Starting from a position in the world and then picking an animation based on that position and movement makes sense from a software engineering stand point. After all, the animation is – mostly – just a visual concern.
This approach will allow for more freedom in animation. And that is good if you want stylized – not so realistic – animation, useful to convey character personality, which is something you want in order to have multiple distinct characters that remain recognizable even in first person.
With this approach, you implement head bobbing by moving the camera (sometimes even independently of the body animation), the animator will come up with some motion curves for that. That is one think to tweak! Head bobbing, plus some sound effects will convey that the character is calm or agitated, for example.
Many tutorials will have you start with a capsule collider with a camera attached to it ✳cough✳ Unity ✳cough✳, and then animation is attached afterwards. That means that the camera is not attached to the animation, which leads well to this approach.
A drawback of imposing head bobbing this way is that it is hard to get right. In fact, it can even be a bad gaming experience if the animation affects your aim. You can stabilize it by rotating to whatever object the player is aiming at (so that head bobbing does not make the player aim to something else). However, that is one more thing to tweak! Do not stabilize the aim for a character that does not have much experience with weapons, for example.
On the second approach you attach the camera to an animated model, which ideally comes from motion capture. That is what you want if you are going for realism.
The first problem you encounter is that the animation – even if they are from motion capture – will move the head around too much to feel right. In this case you need to start thinking of camera stabilization. The first thing to get right is turning the camera to compensate the rotation of the head (just like we can rotate the eyes to compensate the rotation of the head), in such way that it locks on where the player is aiming. The second part is translation, and that would be done by imposing inverse kinematics on the model.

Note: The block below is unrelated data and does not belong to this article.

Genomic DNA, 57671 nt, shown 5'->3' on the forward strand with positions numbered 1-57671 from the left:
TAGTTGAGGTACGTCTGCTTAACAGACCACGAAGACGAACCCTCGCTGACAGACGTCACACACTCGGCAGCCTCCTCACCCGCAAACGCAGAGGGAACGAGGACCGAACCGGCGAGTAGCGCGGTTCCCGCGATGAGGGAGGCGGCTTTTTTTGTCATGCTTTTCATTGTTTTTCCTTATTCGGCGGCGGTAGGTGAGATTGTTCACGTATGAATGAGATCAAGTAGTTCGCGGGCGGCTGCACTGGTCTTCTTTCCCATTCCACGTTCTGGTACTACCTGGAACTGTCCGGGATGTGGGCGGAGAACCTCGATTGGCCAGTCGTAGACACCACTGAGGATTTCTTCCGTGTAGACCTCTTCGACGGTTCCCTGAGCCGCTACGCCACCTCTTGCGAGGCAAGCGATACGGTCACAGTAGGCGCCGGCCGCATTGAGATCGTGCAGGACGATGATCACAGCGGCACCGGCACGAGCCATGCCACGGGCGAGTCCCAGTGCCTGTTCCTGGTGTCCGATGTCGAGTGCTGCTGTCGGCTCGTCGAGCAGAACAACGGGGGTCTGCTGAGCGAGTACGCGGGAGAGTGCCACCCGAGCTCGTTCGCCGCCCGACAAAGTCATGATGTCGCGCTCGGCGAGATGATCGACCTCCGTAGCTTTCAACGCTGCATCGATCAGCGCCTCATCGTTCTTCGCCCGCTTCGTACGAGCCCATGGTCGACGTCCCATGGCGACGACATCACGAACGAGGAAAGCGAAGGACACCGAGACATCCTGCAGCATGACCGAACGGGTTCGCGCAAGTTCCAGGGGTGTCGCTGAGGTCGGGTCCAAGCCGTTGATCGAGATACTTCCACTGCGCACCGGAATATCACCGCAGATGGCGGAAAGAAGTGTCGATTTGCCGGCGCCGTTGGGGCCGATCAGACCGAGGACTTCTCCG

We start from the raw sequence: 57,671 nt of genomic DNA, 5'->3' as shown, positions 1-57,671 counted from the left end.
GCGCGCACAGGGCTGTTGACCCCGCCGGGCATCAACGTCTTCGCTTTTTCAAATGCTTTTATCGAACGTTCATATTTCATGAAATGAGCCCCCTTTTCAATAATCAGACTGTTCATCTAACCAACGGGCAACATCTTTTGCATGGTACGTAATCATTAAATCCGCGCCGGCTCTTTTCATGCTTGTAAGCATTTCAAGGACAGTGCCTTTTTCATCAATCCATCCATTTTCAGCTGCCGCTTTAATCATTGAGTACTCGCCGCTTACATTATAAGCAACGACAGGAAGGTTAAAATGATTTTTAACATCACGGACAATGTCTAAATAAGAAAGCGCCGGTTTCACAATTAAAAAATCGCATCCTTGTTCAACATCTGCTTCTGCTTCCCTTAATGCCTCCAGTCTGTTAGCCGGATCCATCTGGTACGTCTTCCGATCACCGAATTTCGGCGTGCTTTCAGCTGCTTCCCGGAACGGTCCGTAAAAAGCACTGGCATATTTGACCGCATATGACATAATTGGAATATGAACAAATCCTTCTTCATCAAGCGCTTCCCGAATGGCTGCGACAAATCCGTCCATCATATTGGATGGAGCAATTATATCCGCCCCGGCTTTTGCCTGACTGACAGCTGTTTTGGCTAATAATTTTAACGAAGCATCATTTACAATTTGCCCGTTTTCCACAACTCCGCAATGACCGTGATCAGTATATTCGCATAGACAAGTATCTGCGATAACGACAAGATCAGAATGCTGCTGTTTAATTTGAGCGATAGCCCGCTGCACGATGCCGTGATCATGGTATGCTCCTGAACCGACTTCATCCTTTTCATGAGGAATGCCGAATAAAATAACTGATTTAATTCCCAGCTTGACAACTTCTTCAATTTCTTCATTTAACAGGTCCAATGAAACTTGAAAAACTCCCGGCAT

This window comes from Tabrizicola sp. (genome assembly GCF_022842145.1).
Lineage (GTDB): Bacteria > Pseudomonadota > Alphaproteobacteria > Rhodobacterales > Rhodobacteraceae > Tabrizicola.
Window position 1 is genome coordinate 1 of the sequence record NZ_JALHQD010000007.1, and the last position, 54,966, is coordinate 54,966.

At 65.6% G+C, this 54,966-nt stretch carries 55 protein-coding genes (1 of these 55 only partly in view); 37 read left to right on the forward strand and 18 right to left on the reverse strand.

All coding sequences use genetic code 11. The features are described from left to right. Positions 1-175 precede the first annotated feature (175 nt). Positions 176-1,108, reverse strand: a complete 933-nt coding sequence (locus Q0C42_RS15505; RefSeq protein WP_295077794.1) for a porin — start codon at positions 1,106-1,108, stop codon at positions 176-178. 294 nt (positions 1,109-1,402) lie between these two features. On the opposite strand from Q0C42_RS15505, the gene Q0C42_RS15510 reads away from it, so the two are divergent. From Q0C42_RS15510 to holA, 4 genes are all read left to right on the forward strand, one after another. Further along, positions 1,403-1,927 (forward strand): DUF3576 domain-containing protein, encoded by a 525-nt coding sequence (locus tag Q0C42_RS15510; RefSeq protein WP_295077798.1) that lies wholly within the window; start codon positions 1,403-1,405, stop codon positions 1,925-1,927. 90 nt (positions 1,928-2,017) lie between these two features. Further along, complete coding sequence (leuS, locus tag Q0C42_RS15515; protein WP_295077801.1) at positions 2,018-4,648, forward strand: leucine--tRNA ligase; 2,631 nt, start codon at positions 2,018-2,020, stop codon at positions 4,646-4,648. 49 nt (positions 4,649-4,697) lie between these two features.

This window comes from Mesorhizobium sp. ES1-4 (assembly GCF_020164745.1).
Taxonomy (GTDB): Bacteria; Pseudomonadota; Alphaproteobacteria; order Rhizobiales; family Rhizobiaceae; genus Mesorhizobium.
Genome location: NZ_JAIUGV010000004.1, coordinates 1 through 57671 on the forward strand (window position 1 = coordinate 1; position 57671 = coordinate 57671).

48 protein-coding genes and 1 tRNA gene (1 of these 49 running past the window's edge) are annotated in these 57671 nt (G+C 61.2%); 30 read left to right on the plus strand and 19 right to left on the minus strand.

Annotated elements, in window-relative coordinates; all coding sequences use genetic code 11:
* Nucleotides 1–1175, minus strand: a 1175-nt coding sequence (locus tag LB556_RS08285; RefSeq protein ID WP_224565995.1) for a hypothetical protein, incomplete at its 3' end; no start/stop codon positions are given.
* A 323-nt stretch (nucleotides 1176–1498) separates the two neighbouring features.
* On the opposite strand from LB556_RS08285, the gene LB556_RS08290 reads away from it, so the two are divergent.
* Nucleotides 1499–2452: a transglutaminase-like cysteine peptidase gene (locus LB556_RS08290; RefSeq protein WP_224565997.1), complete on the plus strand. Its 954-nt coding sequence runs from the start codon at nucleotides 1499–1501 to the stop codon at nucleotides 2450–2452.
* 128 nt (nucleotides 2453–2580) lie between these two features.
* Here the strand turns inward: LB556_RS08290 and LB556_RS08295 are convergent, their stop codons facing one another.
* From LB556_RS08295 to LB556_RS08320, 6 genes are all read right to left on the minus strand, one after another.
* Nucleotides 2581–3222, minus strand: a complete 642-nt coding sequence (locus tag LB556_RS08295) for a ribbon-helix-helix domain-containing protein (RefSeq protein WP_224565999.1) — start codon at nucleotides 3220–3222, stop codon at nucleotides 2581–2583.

The state of the art is skeletal animation with a blend-space. Usually a the blend-space is 2D, sometimes 1D, 3D is possible but not common. On it, certain points are mapped to certain animations at animator discretion... and each axis of the blend-space are mapped some variables. For example, you can have horizontal and vertical speed for movement, and different points in the blend-space are for walking, running, walking side ways, walking backwards, etc...
There can then be a weighted blend of these blend-spaces a cross the skeleton. For example one blend-space handles legs for walking and running, and another blend-space handles the arms for aiming.
Finally on top of that inverse kinematics tweaks the positions, for example making sure the foot contact the ground, and that the weapon aims where the players wants to, and – as mentioned above – stabilizing the head.
The alternative to skeletal animation, would be to use key-frame morph target animation. There you animate by picking the next key-frame and interpolating... that is about it.
Inverse kinematic is completely different here. Instead of trying to work out how to move the non existing bones, it is about picking key-frames depending on the surrounding and squash and stretch.
Speaking of squash and stretch, morph target animation is what you want for a cartoon like look, which is hard to get with skeletal animation. Which also means that it is likely that you won't be caring too much about precision of the animation.
Extra: On the Animation of DOOM (2016): Bringing Hell to Life: AI and Full Body Animation in 'DOOM'